The group reached the bottom lobby, not knowing that by that time, the second tower had been hit. Instead of being able to walk out the door, a transit cop directed Wright and his colleagues into the basement. Wright recalled how some of his co-workers saw the wheels of the airplane on the ground, surrounded by other airplane debris.
The group was directed into the basement of the building. They went into the concourse of stores, passed the PATH train, and went right into the Borders, formerly on the northeast corner of Vessey Street. One man stopped to make a phone call to his wife and tell her he was okay.
And then Tower Two came down.
The lights went out. There was a whooshing noise, and then huge boom. It sounded like a screened door opening and shutting with the wind, said Wright. It was so loud, it just went right through you. And it was right above our heads. I thought we were going to die.
The falling building created a vacuum that picked up the group and hurled them across the lobby, smack against the wall. The windows of the Time Warner Building shattered and came flying at them. The ceiling collapsed. Tiles and light fixtures fell on their heads. One of Wright's co-workers had huge chunks of glass in her ankles. The smell of concrete and sheet metal filled the air.
It was pitch black now underground. Ears still ringing, a co-worker produced a small pen-light. Someone took a fire ax from off the wall, prepared to do battle to find a way out. I saw him with the ax and I said, 'Dude, just open the front door.'
They walked out, holding hands. I looked over, and I couldn't see [my co-worker]. I couldn't see anything because it was so thick, the debris coming down. There was paper and dust everywhere. You couldn't hear anything. It was like walking into a heavy snowstorm. It was just silent.
Walking north, the six of them encountered a cop who asked them what floor they were from. I asked him what was the highest he had heard so far. He said 86 or 87. Flight 11 impacted Tower One between floors 93 and 99.
Everyone from my company made it out, Wright said, But not everyone from my floor.
The group continued to walk about a block farther north, looking like they had just emerged from Pompeii, as Wright put it, covered head to toe in dust, asbestos and blood. They turned around, and saw Tower One still on fire. It's funny, I didn't even think to look for Tower Two. I didn't know it was gone, said Wright.
Wright and his co-workers sprinted, glass still in their limbs, up to Canal street. I knew the building was coming down, I knew it for sure. he said, The question was, could we get away fast enough. I figured it was going to topple to the side. I figured, it's a quarter-mile tall, so you need to get at least a quarter mile away ...That was the fastest my body's ever moved.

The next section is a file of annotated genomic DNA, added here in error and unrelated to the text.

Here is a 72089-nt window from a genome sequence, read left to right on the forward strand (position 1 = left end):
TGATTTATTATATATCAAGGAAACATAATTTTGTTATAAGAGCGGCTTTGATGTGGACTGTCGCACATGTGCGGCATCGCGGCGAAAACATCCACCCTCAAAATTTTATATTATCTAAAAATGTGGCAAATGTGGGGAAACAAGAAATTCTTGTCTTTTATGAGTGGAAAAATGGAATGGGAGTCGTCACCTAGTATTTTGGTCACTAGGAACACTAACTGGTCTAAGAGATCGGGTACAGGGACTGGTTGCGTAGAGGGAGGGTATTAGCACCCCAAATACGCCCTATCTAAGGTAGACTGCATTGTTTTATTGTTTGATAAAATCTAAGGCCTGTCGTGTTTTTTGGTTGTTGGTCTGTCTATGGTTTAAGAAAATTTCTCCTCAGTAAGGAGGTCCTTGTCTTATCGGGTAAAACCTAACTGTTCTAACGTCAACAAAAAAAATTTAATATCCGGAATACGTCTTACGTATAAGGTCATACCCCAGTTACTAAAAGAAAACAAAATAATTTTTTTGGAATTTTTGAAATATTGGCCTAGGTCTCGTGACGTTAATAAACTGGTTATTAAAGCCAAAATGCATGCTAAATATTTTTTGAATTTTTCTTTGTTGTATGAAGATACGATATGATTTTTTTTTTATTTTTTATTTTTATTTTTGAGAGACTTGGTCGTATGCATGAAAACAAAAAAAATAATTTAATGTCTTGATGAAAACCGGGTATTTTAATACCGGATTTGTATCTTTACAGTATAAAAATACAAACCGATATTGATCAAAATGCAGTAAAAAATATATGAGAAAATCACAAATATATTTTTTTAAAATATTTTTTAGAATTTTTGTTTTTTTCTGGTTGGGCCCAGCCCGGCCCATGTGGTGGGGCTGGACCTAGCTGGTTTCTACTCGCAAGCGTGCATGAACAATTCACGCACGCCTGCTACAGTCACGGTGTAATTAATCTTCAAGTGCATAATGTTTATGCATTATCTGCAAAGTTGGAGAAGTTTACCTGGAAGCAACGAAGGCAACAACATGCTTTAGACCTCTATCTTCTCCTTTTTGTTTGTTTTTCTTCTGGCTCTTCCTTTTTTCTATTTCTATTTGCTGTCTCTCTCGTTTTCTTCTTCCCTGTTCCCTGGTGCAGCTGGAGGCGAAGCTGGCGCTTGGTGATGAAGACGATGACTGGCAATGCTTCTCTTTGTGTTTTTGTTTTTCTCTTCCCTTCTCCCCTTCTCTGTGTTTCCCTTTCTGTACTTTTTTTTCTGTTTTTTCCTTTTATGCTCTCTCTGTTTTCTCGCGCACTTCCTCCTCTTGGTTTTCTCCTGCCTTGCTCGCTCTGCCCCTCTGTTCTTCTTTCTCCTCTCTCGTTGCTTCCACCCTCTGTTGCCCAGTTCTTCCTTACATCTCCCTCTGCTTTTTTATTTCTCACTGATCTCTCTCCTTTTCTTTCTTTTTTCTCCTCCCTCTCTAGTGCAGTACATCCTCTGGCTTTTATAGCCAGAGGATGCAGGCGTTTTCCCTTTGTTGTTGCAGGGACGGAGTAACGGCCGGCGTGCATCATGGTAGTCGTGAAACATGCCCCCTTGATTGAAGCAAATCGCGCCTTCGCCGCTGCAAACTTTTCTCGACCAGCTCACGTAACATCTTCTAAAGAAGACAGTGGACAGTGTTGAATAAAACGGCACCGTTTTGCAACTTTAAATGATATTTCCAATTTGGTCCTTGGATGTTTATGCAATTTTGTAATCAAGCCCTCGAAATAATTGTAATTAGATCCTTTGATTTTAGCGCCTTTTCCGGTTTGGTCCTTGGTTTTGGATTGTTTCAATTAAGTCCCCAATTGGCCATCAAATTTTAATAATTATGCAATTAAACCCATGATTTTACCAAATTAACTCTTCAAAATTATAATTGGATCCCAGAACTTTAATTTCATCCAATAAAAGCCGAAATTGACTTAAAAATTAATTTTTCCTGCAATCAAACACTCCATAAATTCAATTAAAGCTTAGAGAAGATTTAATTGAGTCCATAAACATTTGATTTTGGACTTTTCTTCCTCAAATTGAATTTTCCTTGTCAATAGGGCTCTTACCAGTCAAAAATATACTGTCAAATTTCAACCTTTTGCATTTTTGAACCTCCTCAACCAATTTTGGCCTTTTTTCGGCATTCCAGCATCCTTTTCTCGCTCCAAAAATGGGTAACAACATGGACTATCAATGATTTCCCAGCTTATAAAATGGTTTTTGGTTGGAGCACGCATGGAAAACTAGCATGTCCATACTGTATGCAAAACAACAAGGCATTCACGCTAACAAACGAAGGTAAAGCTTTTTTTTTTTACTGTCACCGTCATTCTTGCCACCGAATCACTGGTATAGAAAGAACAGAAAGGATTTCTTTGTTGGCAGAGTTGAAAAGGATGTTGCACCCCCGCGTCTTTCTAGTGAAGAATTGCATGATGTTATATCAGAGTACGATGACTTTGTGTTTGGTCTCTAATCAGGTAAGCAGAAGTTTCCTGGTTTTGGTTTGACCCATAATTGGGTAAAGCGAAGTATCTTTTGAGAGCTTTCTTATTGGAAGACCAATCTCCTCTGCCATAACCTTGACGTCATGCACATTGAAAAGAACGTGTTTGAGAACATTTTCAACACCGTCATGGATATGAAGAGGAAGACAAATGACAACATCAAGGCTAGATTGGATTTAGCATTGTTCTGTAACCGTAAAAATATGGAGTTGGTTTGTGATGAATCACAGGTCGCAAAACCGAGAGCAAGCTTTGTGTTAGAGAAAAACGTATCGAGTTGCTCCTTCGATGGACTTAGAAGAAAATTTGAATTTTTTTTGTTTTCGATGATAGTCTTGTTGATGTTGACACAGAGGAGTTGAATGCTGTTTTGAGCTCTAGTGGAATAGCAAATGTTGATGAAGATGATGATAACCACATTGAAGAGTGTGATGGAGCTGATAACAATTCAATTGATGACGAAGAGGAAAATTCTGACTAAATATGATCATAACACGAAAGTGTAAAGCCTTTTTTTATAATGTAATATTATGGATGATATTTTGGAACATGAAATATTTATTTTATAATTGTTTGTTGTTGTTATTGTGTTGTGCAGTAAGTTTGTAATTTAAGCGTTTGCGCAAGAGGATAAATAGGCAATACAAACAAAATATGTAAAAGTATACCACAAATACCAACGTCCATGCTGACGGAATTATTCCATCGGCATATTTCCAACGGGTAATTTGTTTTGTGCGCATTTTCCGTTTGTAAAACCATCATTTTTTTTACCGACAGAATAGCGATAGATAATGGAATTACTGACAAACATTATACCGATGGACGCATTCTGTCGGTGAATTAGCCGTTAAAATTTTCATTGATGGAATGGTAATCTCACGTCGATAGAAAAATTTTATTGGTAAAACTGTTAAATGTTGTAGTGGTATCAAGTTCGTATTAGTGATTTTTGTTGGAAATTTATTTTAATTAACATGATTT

After obtaining a ride from two men in a maroon minivan, Wright and his co-worker got themselves patched up at NYU hospital on First Avenue to get stitches. By coincidence, Wright's sister was also in the hospital, having just given birth to Wright's nephew six days earlier. I went to visit my new nephew. It was nice to see my sister, he said. He didn't hear about the second tower collapsing until later that evening at a friend's apartment.
Life After 9/11
Wright said he returned to business as almost-usual about two days later, and spent the next six months working out of his studio. He still works for the same firm, still keeps in touch with his co-workers who emerged from that basement with him.
Every year since then, Wright said, he dreads the constant reminders of the worst day of his life. I had one bad day, he said. I have some scars and cuts and bruises. Ultimately, it was the third of three near-death experiences Wright has had in his life.
Can you imagine if everywhere, someone had videotaped the worst day of your life, and every year on the day, plays the tape for you over and over? he said. Can you imagine turning on the radio and they're just dedicating songs to you all day long. And you have friends who try to use you as a connection; they say they're 'one person removed' from the tower.
Wright saw a therapist for a while after, who told him that he didn't do anything wrong, and that the Post-Traumatic Stress he was experiencing was just noise that would fade over time.
I barely got out of there, Wright said. And you feel bad. Half the people who were in the lobby behind us probably didn't make it out.
It took a few years, said Wright but it's died down a lot. The noise has faded.